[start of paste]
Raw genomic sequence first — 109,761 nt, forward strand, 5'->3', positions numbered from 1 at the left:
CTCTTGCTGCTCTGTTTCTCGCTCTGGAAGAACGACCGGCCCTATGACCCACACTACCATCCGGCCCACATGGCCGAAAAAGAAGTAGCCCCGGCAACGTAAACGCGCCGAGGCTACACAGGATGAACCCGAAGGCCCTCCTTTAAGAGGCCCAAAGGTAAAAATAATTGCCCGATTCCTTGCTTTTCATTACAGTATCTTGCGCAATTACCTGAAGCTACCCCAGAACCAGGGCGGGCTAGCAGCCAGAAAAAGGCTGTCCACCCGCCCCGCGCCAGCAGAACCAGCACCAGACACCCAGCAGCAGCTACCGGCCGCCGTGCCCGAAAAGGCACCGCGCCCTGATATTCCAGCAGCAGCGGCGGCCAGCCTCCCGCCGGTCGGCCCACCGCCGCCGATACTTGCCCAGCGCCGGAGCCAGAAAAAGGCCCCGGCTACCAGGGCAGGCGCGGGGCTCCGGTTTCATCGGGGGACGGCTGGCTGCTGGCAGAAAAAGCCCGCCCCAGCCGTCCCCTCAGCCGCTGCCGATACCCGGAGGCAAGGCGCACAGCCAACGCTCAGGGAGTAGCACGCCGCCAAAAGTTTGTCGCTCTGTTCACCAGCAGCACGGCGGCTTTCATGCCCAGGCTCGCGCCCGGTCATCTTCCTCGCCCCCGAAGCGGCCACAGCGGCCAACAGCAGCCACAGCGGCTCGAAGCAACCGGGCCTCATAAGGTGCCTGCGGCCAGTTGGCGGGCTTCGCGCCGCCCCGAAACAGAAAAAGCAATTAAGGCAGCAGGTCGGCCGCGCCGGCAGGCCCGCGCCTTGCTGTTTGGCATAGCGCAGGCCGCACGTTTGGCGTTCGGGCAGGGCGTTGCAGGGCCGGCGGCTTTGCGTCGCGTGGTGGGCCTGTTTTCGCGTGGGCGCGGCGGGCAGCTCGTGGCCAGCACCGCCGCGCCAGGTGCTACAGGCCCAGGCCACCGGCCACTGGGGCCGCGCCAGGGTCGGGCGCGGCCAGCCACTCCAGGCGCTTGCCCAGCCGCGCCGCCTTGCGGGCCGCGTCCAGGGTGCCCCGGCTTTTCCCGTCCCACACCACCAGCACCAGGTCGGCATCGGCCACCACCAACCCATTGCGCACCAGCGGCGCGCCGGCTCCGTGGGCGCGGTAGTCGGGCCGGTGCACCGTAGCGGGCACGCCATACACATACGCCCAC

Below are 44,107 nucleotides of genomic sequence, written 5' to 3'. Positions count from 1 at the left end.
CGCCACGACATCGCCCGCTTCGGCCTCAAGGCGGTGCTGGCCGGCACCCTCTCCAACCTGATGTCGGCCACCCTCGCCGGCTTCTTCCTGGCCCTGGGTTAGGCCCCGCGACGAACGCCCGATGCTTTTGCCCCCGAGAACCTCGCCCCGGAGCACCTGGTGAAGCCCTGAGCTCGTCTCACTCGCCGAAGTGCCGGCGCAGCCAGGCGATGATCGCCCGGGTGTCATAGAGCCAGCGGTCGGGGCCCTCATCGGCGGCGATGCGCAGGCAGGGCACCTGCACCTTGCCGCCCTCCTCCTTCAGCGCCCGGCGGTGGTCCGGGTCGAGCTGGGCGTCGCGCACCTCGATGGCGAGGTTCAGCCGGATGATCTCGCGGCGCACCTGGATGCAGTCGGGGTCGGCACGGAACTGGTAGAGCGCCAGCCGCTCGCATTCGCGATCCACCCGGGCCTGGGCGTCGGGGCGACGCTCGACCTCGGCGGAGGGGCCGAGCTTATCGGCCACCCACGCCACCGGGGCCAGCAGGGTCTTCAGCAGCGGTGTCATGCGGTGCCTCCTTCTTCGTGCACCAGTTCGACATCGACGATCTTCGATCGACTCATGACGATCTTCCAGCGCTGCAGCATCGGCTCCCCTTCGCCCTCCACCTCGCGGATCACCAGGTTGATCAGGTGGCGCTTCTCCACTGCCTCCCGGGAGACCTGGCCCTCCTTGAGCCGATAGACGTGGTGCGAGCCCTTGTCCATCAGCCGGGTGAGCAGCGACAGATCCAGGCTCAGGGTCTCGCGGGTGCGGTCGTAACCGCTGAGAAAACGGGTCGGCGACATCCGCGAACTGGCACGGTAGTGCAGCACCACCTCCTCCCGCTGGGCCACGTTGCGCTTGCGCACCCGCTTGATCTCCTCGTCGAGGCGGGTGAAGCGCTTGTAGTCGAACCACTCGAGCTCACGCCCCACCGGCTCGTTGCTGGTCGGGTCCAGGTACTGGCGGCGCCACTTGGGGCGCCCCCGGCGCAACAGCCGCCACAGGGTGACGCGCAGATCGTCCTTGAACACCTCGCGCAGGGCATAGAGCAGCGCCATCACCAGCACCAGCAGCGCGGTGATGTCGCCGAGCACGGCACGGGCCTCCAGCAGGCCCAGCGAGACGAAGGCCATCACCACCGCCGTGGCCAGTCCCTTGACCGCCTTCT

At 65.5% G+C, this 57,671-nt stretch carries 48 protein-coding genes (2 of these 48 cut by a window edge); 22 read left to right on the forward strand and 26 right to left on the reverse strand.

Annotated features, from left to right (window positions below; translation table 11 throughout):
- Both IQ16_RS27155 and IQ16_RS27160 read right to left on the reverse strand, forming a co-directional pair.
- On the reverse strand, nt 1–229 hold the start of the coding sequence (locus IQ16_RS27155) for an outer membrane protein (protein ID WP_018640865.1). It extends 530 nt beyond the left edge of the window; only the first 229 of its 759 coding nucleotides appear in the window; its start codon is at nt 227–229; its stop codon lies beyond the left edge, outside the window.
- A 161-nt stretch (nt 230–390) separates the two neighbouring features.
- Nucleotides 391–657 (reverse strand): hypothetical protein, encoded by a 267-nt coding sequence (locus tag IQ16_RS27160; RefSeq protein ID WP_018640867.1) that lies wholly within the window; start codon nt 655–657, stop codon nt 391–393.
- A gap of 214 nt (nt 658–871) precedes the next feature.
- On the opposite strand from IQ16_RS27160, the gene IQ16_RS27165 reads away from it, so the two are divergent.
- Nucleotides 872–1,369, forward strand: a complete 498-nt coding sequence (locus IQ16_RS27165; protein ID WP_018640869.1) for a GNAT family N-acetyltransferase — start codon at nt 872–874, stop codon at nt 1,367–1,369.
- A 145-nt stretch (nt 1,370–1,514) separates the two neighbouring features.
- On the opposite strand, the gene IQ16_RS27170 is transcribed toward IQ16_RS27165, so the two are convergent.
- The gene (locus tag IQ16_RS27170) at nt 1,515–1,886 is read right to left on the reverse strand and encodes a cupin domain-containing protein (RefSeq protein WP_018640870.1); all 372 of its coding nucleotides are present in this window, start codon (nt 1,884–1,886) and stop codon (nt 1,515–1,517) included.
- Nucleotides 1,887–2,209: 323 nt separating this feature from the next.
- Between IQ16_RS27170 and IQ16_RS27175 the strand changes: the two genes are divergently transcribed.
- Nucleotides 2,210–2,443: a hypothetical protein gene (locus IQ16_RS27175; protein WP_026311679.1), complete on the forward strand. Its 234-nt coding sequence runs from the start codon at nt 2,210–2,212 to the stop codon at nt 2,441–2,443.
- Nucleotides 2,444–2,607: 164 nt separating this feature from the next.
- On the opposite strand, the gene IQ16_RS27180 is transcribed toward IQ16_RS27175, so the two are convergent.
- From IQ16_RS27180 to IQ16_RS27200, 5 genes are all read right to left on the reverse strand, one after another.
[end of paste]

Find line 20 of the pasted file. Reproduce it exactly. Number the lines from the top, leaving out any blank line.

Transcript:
- Nucleotides 2,444–2,607: 164 nt separating this feature from the next.